WITH all the special magic that ‘only a Disney show can do’ Beauty and the Beast hit the Hippodrome stage on press night with a dazzling, delightful and spectacular production.

It was joyous to put the horrors that are happening in Ukraine to one side and bathe in glorious fantasy for a couple of hours – never has a show been more welcome or better received!

The magical voice of Angela Lansbury at the end of the overture, sends tingles up your spine as she takes us into ‘Once Upon A Time Land’.

Curtain up and a little French town appears before our eyes where we meet the townsfolk including Grace Swaby-Moore (standing in for Courtney Stapleton) as Belle. She looks every inch what we expect of our ‘straight off the storybook page’ – but with a feisty touch of feminism heroine.

Swaby-Moore has big shoes to fill as Stapleton has received rave reviews on earlier legs of this national tour; but she does so with confidence, we take her into our hearts from the get-go as we set off on her timeless journey.

Tom Senior is Gaston – the arrogant, beefcake pin-up-boy of the town where Belle lives along with her eccentric father Maurice – a suitably endearing, mad professor-like outing from Martin Ball.

Photo by Johan Persson © Disney

Gaston and his acrobatic sidekick Le Fou played by Louis Stockil make merry as a knock-about Laurel and Hardy duo, but with menacing undertones.

When Maurice seeks refuge in a castle in the wild woods to escape a pack of hungry wolves, it’s enter the beast – a stunning and all-engaging performance from Shaq Taylor. Every movement tells a tale as we feel his passion and his pain.

Belle goes on search of her dad and swaps places with him to obtain his release from the dungeons.

The Beast may have got her as his captive but he can’t force her to make chums.

The castle humans who have been changed into objects by a spell from an old hag, all deliver clever and funny performances.

That’s X-factor winner Sam Bailey as the teapot Mrs Potts – an outstanding Gavin Lee as human candelabra Lumiere, Nigel Richards as Cogsworth the clock, Samantha Bingley as Madame and Emma Caffrey as Babette.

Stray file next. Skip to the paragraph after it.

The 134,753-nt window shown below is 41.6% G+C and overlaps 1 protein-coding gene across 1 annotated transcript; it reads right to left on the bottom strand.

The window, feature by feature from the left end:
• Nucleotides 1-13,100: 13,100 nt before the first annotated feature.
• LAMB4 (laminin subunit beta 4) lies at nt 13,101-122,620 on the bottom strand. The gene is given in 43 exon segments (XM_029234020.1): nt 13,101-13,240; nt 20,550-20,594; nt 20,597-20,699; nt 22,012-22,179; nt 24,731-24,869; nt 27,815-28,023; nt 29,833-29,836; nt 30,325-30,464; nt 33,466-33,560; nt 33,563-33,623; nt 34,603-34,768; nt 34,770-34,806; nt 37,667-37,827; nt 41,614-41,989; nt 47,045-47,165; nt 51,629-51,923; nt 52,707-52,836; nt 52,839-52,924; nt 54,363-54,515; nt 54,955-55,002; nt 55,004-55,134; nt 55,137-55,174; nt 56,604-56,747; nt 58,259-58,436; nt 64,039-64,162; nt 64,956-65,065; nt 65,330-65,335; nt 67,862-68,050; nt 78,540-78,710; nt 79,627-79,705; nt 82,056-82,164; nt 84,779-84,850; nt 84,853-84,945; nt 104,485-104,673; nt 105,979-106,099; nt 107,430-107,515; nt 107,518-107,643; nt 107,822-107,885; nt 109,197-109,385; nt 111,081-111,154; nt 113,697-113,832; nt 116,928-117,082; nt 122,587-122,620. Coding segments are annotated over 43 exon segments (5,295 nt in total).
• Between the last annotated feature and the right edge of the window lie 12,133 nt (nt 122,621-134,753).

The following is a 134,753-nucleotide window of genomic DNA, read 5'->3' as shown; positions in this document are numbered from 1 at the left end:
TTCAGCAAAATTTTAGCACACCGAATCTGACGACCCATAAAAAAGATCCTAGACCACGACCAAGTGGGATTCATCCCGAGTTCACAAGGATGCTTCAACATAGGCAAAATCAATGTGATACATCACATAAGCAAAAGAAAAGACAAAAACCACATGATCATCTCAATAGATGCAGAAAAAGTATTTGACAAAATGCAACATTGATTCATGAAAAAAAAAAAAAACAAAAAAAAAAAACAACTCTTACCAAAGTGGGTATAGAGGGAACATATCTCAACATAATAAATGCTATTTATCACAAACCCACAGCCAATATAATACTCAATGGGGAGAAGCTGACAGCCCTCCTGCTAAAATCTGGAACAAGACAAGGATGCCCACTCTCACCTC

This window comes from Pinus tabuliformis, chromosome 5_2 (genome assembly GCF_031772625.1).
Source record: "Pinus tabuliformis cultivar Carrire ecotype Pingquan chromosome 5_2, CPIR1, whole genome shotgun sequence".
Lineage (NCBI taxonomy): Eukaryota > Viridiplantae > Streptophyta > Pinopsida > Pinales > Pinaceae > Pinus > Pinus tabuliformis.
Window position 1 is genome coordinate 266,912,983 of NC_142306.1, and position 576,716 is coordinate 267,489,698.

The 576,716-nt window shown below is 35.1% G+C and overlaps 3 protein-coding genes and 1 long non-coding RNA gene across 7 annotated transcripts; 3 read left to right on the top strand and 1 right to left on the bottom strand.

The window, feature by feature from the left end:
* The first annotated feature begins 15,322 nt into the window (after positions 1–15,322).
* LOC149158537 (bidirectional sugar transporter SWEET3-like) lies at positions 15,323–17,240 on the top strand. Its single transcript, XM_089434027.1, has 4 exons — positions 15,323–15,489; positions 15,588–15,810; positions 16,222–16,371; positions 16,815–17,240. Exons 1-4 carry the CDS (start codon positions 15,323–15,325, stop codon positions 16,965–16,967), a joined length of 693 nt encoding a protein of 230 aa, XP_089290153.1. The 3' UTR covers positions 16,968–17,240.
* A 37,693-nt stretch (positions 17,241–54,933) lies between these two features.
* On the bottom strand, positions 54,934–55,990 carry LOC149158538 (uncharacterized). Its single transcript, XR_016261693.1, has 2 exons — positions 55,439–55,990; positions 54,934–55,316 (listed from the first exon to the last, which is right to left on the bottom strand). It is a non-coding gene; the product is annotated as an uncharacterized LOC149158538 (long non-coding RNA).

Together they conspire to get Belle and the Beast to fall in love and lift the curse put on them all by the hag before the last petal falls from a rose encased in a glass display box.

It is a testimony to the brilliance of the all-round cast performances and wonderful direction and choreography from Matt West that they rise up to complement the most outstanding technicals I have ever seen on a stage.

Scenery zooms in and out in all directions, animations bring gasps, illusions and effects merge into a kaleidoscopic cacophony of brilliance.

Stanley A. Meyer is the scenic designer responsible for this theatrical miracle, which took an army of skilled mechanics and craftspeople to bring to life.

This constantly moving spectacular is simply breath-taking right up to and including the final illusion as the beast transforms above our heads into a handsome prince.

Wondrous stuff too is lighting from designer Natasha Katz and costumes from Ann Hould-Ward.

There are some fabulous songs and outstanding routines including a stunning Busby Berkley version of ‘Be My Guest’, which deserves a first act standing ovation in itself.

With lyrics from the master wordsmiths Howard Ashman and Tim Rice, a new book from Linda Woolverton that reflects 21st century gender equality, sumptuous music from composer Alan Menken and musical direction from Jonathan Gill this new version is a five star trip all the way to the Olivier’s and the Tony’s in my opinion.

On opening night, Thursday, as well as lighting up the stage, the Hippodrome will be illuminating the outside of the theatre in the colours of the Ukrainian flag sending out a message from Beautiful Birmingham to the beast in the Kremlin.

Book a seat if you can get one– shows like this come along once in a lifetime. The Hippodrome is back at the top of its game.

Click here for times, tickets and more information.


Review by Euan RoseEuan Rose Reviews